One might say, rightly, that the law governing when a principal might owe an employee of an independent contractor a duty of care is well settled.1

WorkCover however sought to test the waters yet again in the recent decision of McKenzie v. Vella’s Plant Hire Pty Ltd.2

McMeekin J thought it was important to clarify the principle in McKenzie.


The plaintiff’s claim

The plaintiff was injured on 23 April 2007 when the machinery he was operating rolled over during the course of his employment with Vella’s Plant Hire Pty Ltd (Vella’s).

The plaintiff perused Vella’s only in a master/servant claim.

Vella’s, however, perused a contribution claim against the principal contractor arguing that entity beared some responsibility for payment of the plaintiff’s award of damages.

WorkCover settled the plaintiff’s claim, with no contribution from the principal contractor, and elected to go to trial with respect to its claim for contribution.

The contribution claim

Vella's was engaged by Mistranch to clear two adjacent parcels of land to enable surveyors to carry out work preparatory to the subdivision of the land. Klenowski acted as an agent of Mistranch.

Klenowski's involvement in the work was limited to the placing of pink tape in certain locations around the field to mark infrastructure sites and the boundaries of the land.

Klenowski's argued his only role was to ensure that the grass was not pushed into areas where it was not wanted. He had placed pink tape on a fence near the embankment shortly before the incident.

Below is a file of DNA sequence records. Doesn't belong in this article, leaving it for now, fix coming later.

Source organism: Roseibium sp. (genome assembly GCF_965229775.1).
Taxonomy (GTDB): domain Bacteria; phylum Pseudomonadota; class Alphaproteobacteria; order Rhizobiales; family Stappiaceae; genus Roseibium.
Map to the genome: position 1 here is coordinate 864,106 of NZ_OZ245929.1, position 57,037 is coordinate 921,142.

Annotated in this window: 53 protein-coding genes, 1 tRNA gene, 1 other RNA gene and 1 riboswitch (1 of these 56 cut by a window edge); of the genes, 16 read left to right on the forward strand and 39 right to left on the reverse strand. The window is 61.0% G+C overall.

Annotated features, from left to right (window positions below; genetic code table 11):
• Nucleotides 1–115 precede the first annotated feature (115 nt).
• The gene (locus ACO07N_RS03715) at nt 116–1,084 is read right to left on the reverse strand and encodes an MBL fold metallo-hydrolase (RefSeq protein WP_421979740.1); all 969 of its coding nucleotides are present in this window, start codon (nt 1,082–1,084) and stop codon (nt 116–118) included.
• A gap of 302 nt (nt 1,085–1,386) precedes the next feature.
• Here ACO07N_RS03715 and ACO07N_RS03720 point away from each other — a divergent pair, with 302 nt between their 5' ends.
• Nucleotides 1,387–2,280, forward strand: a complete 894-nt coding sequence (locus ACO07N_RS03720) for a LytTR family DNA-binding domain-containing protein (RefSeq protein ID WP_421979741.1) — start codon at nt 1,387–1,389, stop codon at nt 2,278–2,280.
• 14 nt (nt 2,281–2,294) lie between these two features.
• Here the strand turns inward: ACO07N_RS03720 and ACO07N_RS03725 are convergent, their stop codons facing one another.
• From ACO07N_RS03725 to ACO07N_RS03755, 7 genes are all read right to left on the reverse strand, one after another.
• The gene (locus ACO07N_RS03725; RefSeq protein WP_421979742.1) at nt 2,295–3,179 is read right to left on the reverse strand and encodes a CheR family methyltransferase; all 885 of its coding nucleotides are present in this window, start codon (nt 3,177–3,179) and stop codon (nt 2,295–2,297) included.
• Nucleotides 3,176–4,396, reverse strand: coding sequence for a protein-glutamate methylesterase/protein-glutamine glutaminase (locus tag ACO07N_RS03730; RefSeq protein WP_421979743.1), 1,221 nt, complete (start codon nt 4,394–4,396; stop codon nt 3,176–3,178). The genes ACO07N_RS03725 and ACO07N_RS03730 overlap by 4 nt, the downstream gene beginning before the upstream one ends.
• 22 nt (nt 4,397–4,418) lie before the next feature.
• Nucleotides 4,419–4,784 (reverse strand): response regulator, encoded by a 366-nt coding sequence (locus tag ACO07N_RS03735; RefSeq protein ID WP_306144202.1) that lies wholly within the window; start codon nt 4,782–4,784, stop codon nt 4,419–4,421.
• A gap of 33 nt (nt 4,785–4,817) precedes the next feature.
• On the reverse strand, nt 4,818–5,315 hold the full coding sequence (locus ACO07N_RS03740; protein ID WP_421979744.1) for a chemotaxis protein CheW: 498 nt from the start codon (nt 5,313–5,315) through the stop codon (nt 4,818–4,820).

The plaintiff testified that Klenowski instructed him to clear the grass up to the pink tape. It was alleged that Klenowski placed the pink tape so as to lead the plaintiff to believe it was safe for him to push grass on to the areas in which he got into difficulties.

However, Vella's knew of the steep embankment and had advised the plaintiff of its existence, but had not taken any further preventative action in relation to the risk it posed.

The issue for determination for His Honour was whether, in the circumstances, the principal contractor owed a duty of care to an employee of an independent contractor.


McMeekin J simply said no, dismissing WorkCover’s claim for contribution against the principal contractor.

His Honour ultimately ruled that the principal contractor did not owe a duty of care to the plaintiff, nor did it owe a duty of care to an employee of an independent contractor, in the circumstances of this case.

That is not to say a principal contractor cannot owe a duty of care to an employee of an independent contractor; it can. However, the mere fact a principal engages a subcontractor to perform work is not a basis to give rise to a duty of care.

The High Court has considered this issue on a number of occasions,3 but more in Leighton Contractors Pty Ltd v. Fox.

The principles set down in those cases were applied by His Honour, namely:

  • a common law duty of care does not arise between a principal contractor and an employee of an independent contractor simply by virtue of the contractual relationship between the two;